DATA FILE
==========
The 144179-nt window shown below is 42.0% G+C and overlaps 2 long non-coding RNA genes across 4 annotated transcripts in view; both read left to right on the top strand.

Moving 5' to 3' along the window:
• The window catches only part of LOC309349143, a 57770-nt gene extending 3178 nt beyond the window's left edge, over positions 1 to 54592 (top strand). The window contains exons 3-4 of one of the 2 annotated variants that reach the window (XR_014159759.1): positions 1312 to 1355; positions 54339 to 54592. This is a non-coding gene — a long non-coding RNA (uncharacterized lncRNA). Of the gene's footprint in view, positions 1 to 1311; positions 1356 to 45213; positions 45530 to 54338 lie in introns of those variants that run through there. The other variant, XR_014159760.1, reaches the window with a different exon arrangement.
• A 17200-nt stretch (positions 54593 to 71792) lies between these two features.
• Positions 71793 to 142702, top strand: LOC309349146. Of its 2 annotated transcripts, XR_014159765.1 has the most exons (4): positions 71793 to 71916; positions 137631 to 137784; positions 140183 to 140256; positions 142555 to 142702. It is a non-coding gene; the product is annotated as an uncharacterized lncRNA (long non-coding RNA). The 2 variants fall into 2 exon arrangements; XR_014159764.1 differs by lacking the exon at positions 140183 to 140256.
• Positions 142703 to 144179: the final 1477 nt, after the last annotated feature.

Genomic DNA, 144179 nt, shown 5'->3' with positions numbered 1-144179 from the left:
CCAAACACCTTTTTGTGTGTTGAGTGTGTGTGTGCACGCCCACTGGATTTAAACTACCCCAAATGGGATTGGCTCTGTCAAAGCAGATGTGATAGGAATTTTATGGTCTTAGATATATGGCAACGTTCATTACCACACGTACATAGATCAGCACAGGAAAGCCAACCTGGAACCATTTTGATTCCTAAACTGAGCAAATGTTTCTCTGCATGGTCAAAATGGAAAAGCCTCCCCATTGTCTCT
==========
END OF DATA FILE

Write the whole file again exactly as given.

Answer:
The 144179-nt window shown below is 42.0% G+C and overlaps 2 long non-coding RNA genes across 4 annotated transcripts in view; both read left to right on the top strand.

Moving 5' to 3' along the window:
• The window catches only part of LOC309349143, a 57770-nt gene extending 3178 nt beyond the window's left edge, over positions 1 to 54592 (top strand). The window contains exons 3-4 of one of the 2 annotated variants that reach the window (XR_014159759.1): positions 1312 to 1355; positions 54339 to 54592. This is a non-coding gene — a long non-coding RNA (uncharacterized lncRNA). Of the gene's footprint in view, positions 1 to 1311; positions 1356 to 45213; positions 45530 to 54338 lie in introns of those variants that run through there. The other variant, XR_014159760.1, reaches the window with a different exon arrangement.
• A 17200-nt stretch (positions 54593 to 71792) lies between these two features.
• Positions 71793 to 142702, top strand: LOC309349146. Of its 2 annotated transcripts, XR_014159765.1 has the most exons (4): positions 71793 to 71916; positions 137631 to 137784; positions 140183 to 140256; positions 142555 to 142702. It is a non-coding gene; the product is annotated as an uncharacterized lncRNA (long non-coding RNA). The 2 variants fall into 2 exon arrangements; XR_014159764.1 differs by lacking the exon at positions 140183 to 140256.
• Positions 142703 to 144179: the final 1477 nt, after the last annotated feature.

Genomic DNA, 144179 nt, shown 5'->3' with positions numbered 1-144179 from the left:
CCAAACACCTTTTTGTGTGTTGAGTGTGTGTGTGCACGCCCACTGGATTTAAACTACCCCAAATGGGATTGGCTCTGTCAAAGCAGATGTGATAGGAATTTTATGGTCTTAGATATATGGCAACGTTCATTACCACACGTACATAGATCAGCACAGGAAAGCCAACCTGGAACCATTTTGATTCCTAAACTGAGCAAATGTTTCTCTGCATGGTCAAAATGGAAAAGCCTCCCCATTGTCTCT